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IN RE: Joseph W. GINN (2010)

Supreme Court of South Carolina.

IN RE: Joseph W. GINN, III, Respondent.

No. 26848.

Decided: August 09, 2010

Lesley M. Coggiola, Disciplinary Counsel, and Barbara M. Seymour, Deputy Disciplinary Counsel, both of Columbia, for Office of Disciplinary Counsel. John R. Ungaro, III, of Charleston, for Respondent.


In this attorney disciplinary matter, respondent and the Office of Disciplinary Counsel (ODC) have entered into an Agreement for Discipline by Consent pursuant to Rule 21, RLDE, Rule 413, SCACR. In the agreement, respondent admits misconduct and consents to a definite suspension from the practice of law not to exceed two (2) years with conditions. He requests that the period of suspension be made retroactive to the date of his interim suspension, October 1, 2009. See In the Matter of Ginn, 385 S.C. 240, 684 S.E.2d 176 (2009). We accept the agreement and impose a nine (9) month suspension with conditions as stated hereafter in this opinion. The suspension shall be made retroactive to the date of respondent's interim suspension. The facts, as set forth in the agreement, are as follows.



In August 2007, respondent was appointed to represent Client A in a post-conviction relief (PCR) matter. Respondent worked on the matter until March 2008. From March 2008 until his interim suspension from the practice of law on October 1, 2009, respondent did not work on the case or communicate with Client A or his family. At the time Client A filed his grievance, he did not know the status of his PCR action, in spite of his several letters to respondent requesting information about the progress of his case.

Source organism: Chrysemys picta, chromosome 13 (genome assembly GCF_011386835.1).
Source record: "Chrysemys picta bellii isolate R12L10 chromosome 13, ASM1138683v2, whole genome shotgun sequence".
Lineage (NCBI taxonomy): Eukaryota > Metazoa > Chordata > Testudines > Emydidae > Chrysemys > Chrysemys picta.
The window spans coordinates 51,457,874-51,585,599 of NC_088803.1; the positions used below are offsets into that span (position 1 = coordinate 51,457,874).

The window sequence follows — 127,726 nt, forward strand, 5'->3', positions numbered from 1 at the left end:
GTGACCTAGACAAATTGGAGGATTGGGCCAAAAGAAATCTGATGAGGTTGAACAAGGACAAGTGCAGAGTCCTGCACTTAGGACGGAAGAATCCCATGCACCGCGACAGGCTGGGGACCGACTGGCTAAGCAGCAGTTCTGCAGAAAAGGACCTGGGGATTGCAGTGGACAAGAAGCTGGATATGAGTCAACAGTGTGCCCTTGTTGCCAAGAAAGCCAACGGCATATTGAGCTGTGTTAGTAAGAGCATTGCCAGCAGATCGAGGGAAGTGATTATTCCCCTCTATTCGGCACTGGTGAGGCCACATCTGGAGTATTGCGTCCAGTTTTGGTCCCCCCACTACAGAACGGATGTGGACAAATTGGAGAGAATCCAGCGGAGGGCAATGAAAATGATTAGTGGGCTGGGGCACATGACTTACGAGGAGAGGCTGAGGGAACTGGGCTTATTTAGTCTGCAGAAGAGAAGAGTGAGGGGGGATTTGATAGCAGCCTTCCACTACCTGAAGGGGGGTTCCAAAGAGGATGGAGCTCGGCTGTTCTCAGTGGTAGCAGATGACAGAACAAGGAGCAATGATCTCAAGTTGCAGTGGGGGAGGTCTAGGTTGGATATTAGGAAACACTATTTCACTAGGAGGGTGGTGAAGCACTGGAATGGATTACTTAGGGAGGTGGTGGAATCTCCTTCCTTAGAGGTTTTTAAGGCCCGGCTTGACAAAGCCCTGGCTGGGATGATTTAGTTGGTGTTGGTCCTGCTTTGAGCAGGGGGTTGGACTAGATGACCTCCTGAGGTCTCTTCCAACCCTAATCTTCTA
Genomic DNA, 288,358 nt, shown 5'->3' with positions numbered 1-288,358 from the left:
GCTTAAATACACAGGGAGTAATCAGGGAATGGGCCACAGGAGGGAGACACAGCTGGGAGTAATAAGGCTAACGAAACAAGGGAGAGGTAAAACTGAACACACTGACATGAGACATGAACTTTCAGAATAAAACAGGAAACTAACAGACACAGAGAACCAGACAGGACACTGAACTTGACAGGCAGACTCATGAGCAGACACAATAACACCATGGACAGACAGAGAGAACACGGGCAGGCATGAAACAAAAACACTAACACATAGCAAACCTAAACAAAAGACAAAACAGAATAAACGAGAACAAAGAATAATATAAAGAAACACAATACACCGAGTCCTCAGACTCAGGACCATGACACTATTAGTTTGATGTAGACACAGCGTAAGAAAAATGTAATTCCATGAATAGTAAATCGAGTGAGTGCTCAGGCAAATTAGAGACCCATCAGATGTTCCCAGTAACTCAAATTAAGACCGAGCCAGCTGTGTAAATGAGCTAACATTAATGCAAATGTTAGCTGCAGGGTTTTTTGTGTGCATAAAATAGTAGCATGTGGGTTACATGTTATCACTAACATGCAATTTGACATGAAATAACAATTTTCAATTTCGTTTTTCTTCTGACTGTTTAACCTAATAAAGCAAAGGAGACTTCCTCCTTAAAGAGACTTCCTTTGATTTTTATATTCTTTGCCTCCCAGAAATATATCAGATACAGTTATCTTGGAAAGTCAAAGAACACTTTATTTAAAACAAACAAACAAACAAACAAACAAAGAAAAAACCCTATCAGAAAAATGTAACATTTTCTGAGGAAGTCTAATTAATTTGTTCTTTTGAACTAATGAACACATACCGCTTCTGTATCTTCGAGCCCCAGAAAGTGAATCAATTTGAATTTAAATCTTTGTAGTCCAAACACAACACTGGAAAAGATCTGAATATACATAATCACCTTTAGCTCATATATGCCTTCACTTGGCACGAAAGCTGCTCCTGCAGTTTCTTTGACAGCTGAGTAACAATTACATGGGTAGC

Matter II

On January 9, 2009, the Commission on Lawyer Conduct (the Commission) received notice from respondent's bank that a check in the amount of $8,134.91 was presented on insufficient funds in respondent's client trust account. Respondent was unable to produce the documentation necessary to explain this discrepancy because he was not in compliance with the recordkeeping requirements of Rule 417, SCACR. Respondent did not maintain adequate client ledgers and did not conduct appropriate monthly reconciliations of his trust account.

On October 1, 2009, respondent was placed on interim suspension because he did not respond to inquiries from the Commission or ODC concerning the insufficient fund notice from the bank. Upon notice of his interim suspension, respondent contacted ODC and, since that time, he has cooperated with ODC's investigation.

Following his interim suspension, respondent hired an independent auditor to reconstruct his account records. The accountant determined respondent should have had a balance of $21,559.36 in client funds in his trust account, although the balance was only $3,499.66. The discrepancy was the result of respondent's improper commingling of personal funds with client funds in the trust account and a concurrent failure by respondent to keep adequate records.

Further, on several occasions and for various reasons, respondent deposited personal funds into his trust account. He issued checks from those funds to himself and to third parties without maintaining a ledger or monitoring the balance of personal funds in the account. Respondent used $18,059.70 in client money for his own benefit. Respondent has restored those funds by delivering them to the attorney appointed to protect his clients' interests.

The bank's January 9, 2009, notice of insufficient funds to the Commission occurred after a check in the amount of $8,134.91 was issued by respondent to a third party on behalf of a client in March 2007, but not negotiated until January 2009. Because respondent was taking more money out of the trust account than he was putting into the account, the funds to cover the check were not available when it was presented. Respondent was not aware the check had not been negotiated for nearly two years because he was not reconciling his trust account or reviewing the bank statements. Respondent has now delivered a cashier's check to the third party to cover the insufficient funds.